In 1983, the year Olson left Iowa for Arizona, the boys' varsity basketball team at Tucson's Cholla High featured a sophomore named
When Elliott graduated in '86, he stayed in his hometown to play for the Wildcats. In '88, he led them to the Final Four; in '89 he won the Wooden Award and was the No. 3 pick in the NBA draft. Elliott was the face of Arizona's rise into a superpower, but what were the odds that he'd fall into Olson's lap? There hadn't been a Tucson-born NBA player prior to Elliott, and there hasn't been one since.
There was next to nothing waiting for Miller in Tucson when he arrived, and he was in dire need of some recruiting luck. "I looked around the locker room," he said, "and understood we were starting from scratch." Following the Wildcats' Sweet 16 loss to Louisville, juniors
In the brief window while Miller was wavering,
Natyazhko, it turned out, already loved the Southwest after visiting Arizona State, and he had been worried about competing for playing time on Xavier's deep front line (the Musketeers already had
When Miller changed his mind on April 6 -- following an increased contract offer to five years at $1.6 million per -- he was able to offer Natyazhko such a situation. Five days later, Natyazhko committed to him on the phone without even visiting the Tucson campus.
Whitford, who joined Miller at Arizona, remained in Cincinnati for part of that first week, and was researching his new team on the Internet when he came across a
Whitford phoned Crawford and said, "I don't want to recruit anyone who's committed, but I just read this article ..." Crawford stopped him there. "He's not going to USC," he said of his son. "He's either going to Kentucky or Arizona, and I don't want him far from home."
On April 11, hours after Natyazhko committed, Hill switched his allegiance to the Wildcats. In just six days on the job, Miller had brought in two top-100 recruits -- a coup that late in the recruiting game. In May he added another member of Rivals.com's 150, three-star Bronx small forward
Arizona continued to catch breaks. Whereas Hill was a projected lottery pick (going No. 8 overall to the Knicks) and Budinger was thought to be a first-rounder (he fell to 44th overall), Wise's draft stock wasn't as strong, and on June 6, he announced he was returning for his senior season. He said that what Miller had done on the recruiting front mattered immensely. "If we didn't have those recruits," Wise said, "I wouldn't have come back. I'm too much of a winner, and we would've only had six players. I have no idea where the rest would have come from."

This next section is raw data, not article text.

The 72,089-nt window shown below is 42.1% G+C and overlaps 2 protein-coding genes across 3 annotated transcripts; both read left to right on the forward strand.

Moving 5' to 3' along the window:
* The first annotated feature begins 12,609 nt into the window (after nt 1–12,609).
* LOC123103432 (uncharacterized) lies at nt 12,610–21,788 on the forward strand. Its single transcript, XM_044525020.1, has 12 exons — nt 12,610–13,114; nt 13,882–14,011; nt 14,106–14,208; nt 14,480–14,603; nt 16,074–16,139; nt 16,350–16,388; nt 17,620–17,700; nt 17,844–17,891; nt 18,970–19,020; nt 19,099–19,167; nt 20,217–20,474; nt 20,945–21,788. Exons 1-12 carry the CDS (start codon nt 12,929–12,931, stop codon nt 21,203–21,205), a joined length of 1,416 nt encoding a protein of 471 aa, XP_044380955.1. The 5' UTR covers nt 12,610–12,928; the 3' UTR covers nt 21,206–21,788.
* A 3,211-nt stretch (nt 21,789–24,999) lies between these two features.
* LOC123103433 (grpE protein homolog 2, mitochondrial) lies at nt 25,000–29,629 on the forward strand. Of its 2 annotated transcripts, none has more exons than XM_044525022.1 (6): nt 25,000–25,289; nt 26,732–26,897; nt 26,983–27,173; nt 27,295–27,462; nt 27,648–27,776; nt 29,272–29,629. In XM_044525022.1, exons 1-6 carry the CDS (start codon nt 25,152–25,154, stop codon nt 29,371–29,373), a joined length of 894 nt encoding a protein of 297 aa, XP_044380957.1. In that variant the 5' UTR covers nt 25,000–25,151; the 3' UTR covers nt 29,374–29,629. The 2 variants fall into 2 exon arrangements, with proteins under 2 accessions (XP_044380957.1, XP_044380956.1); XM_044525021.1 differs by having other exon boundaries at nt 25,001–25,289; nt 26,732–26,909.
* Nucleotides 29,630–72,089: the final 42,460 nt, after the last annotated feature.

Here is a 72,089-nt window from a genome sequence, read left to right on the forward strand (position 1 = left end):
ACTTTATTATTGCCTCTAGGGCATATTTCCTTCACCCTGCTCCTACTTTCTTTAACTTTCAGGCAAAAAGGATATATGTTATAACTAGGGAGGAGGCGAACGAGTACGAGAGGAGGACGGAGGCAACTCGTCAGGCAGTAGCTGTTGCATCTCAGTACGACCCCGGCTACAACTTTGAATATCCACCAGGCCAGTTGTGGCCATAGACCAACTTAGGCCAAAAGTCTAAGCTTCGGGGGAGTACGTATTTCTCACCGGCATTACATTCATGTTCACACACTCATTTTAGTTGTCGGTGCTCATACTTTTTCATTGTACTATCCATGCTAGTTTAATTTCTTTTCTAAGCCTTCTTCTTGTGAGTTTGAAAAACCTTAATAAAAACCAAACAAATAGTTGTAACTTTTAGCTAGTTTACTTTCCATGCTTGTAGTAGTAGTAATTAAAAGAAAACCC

Three days after Wise's back-to-school announcement, Floyd resigned at USC in the wake of allegations he'd made a cash payment to an associate of
The Wildcats enjoyed a slight advantage in Jones' newly opened recruiting battle, which came down to Arizona and Florida: Richardson happened to be Jones' godfather. Jones committed on June 24. Getting Williams, whom Miller desperately wanted to help fill out Arizona's front line, wasn't as easy. But when Miller asked Williams' sister, who had been a high school basketball player in La Mirada, Calif., what she knew about Arizona, she mentioned that a couple of her former teammates had gone there. "It turned out that she had been on the same team with [Olympic softball star]
"I told her, 'That's a pretty good Arizona athlete from your high school.'" While the Finch connection isn't what swayed Williams, it was, at the very least, another "in" with his family. He committed to the 'Cats on June 27.
That fivesome -- all of whom should be a part of Arizona's rotation in '09-10 -- gave Miller Rivals' No. 13-ranked recruiting class, the result of a three-month whirlwind of good fortune.
Without them and Wise, Arizona would have relied on junior forward
Reinforcements are on the way for '10-11, too: The Wildcats made their first recruiting splash of the fall last Wednesday, when Miller and Richardson's East Coast connections helped land
Bejarano is the only four-star-or-above prospect in the entire state of Arizona in the Class of 2010, and he came to the Wildcats due to a tragic circumstance. He had long been committed to Texas, but in June, his father was murdered during a break-in in Phoenix, and Bejarano re-evaluated his college choice and decided he wanted to stay close to home. The logical two options were Arizona and Arizona State.
Miller visited Bejarano's house on the same day he decommitted from Texas -- Oct. 1 -- and the Sun Devils eventually rescinded their scholarship offer at the 11th hour. At a dinner at a Tucson steakhouse on Thursday night, Bejarano toasted his family members and announced that he wanted to be a Wildcat, and on the way out of the hotel on Friday morning, he made a quick recruiting pitch to
All the recruiting-fueled optimism has caused fans begin asking Miller if he can keep the school's streak of 25 straight NCAA tournament trips alive, a feat that won't be easy given their level of inexperience, and the fact that none of their freshmen is a one-and-done level star who can contribute at Wise's level.
Miller answers them all the same way, which is, "I didn't come here to continue the streak." Bringing Arizona back will be a multi-year mission, and its fans should appreciate their early luck. Had the breaks gone the other way, Tucson could've been a disaster area. Wise could've gone to Europe, leaving them rudderless. They could have wasted scholarships on mid-major talent to fill empty roster space.
And remember: Arizona could have hired Tim Floyd.